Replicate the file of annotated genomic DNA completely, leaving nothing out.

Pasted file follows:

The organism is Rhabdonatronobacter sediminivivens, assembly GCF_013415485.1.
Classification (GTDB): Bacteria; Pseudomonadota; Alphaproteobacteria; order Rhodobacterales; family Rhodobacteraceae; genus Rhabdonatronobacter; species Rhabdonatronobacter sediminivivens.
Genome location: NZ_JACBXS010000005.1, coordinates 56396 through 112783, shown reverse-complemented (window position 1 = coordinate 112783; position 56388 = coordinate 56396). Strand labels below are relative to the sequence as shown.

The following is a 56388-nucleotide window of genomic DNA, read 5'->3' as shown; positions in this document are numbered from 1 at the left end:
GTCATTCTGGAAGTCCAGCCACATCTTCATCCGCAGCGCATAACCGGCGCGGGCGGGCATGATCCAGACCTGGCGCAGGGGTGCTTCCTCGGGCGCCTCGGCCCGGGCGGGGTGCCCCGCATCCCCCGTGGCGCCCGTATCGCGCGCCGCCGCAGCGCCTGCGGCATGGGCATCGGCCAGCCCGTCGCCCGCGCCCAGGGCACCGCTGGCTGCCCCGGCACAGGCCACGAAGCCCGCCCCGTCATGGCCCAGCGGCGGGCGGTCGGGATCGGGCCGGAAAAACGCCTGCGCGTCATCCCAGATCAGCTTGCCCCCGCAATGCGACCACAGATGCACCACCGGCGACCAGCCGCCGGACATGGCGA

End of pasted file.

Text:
The organism is Rhabdonatronobacter sediminivivens, assembly GCF_013415485.1.
Classification (GTDB): Bacteria; Pseudomonadota; Alphaproteobacteria; order Rhodobacterales; family Rhodobacteraceae; genus Rhabdonatronobacter; species Rhabdonatronobacter sediminivivens.
Genome location: NZ_JACBXS010000005.1, coordinates 56396 through 112783, shown reverse-complemented (window position 1 = coordinate 112783; position 56388 = coordinate 56396). Strand labels below are relative to the sequence as shown.

The following is a 56388-nucleotide window of genomic DNA, read 5'->3' as shown; positions in this document are numbered from 1 at the left end:
GTCATTCTGGAAGTCCAGCCACATCTTCATCCGCAGCGCATAACCGGCGCGGGCGGGCATGATCCAGACCTGGCGCAGGGGTGCTTCCTCGGGCGCCTCGGCCCGGGCGGGGTGCCCCGCATCCCCCGTGGCGCCCGTATCGCGCGCCGCCGCAGCGCCTGCGGCATGGGCATCGGCCAGCCCGTCGCCCGCGCCCAGGGCACCGCTGGCTGCCCCGGCACAGGCCACGAAGCCCGCCCCGTCATGGCCCAGCGGCGGGCGGTCGGGATCGGGCCGGAAAAACGCCTGCGCGTCATCCCAGATCAGCTTGCCCCCGCAATGCGACCACAGATGCACCACCGGCGACCAGCCGCCGGACATGGCGA